For those late to the party, Monday April 5, 2010WikiLeaks released US military video of a July 12, 2007 assault in Iraq. 12 people were killed in the assault including two Reuters journalists Namie Noor-Eldeen and Saeed Chmagh. Monday June 7, 2010, the US military announced that they had arrested Bradley Manning and he stood accused of being the leaker of the video. Leila Fadel (Washington Post) reported in August 2010 that Manning had been charged -- "two charges under the Uniform Code of Military Justice. The first encompasses four counts of violating Army regulations by transferring classified information to his personal computer between November and May and adding unauthorized software to a classified computer system. The second comprises eight counts of violating federal laws governing the handling of classified information." In March, 2011, David S. Cloud (Los Angeles Times) reported that the military has added 22 additional counts to the charges including one that could be seen as "aiding the enemy" which could result in the death penalty if convicted. The Article 32 hearing took place in December. At the start of this year, there was an Article 32 hearing and, February 3rd, it was announced that the government would be moving forward with a court-martial. Bradley has yet to enter a plea. The court-martial was supposed to begin before the November 2012 election but it was postponed until after the election so that Barack wouldn't have to run on a record of his actual actions.  Independent.ie adds, "A court martial is set to be held in June at Ford Meade in Maryland, with supporters treating him as a hero, but opponents describing him as a traitor."  February 28th, Bradley told the court he was the whistle blower who provided WikiLeaks with the documents.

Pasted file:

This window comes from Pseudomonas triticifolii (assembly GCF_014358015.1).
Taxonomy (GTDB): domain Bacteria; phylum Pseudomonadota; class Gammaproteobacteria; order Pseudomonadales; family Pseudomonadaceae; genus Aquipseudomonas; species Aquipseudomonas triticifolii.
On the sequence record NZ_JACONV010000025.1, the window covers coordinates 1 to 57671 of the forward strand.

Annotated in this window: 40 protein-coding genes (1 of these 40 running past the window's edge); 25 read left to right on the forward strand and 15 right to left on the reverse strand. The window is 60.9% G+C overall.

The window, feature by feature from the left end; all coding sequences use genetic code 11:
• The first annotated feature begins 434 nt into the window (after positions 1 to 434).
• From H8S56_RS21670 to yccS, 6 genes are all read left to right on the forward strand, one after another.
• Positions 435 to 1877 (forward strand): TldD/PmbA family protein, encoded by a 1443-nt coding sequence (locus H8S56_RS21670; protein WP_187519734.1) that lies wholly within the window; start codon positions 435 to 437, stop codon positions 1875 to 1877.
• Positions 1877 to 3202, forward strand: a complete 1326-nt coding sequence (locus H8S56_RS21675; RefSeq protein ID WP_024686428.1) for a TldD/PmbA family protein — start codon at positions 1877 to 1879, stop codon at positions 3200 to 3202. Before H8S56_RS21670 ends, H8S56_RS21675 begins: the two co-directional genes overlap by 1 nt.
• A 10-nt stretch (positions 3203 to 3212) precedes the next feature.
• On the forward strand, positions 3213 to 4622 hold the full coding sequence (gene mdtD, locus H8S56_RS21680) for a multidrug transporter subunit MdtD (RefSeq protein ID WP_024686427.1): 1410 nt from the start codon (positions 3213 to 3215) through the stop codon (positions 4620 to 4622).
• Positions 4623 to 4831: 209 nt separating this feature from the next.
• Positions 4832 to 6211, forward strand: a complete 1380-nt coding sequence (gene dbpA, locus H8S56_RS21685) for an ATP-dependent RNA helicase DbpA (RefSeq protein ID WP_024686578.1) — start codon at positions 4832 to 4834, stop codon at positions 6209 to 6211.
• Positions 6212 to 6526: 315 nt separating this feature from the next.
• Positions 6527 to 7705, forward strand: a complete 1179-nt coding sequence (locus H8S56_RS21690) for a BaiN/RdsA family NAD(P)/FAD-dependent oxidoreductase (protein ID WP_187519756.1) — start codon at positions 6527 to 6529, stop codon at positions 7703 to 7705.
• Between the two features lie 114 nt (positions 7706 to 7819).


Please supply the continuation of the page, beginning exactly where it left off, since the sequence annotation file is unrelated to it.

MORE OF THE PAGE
Linda Heard (Arab News via Albany Tribune) observes:

By his own account it was his conscience that led him to do what he did. He felt that the on-the-ground reality in Iraq and Afghanistan meant that “we were risking so much for people that seemed unwilling to cooperate with us, leading to frustration and hatred on both sides.” He became depressed with counter-insurgency operations “obsessed with capturing and killing human targets on lists” while “being suspicious of and avoiding cooperation with our Host Nation partners.” He hoped release of the facts into the public domain would “spark a domestic debate on the role of the military and our foreign policy in general as it related to Iraq and Afghanistan.”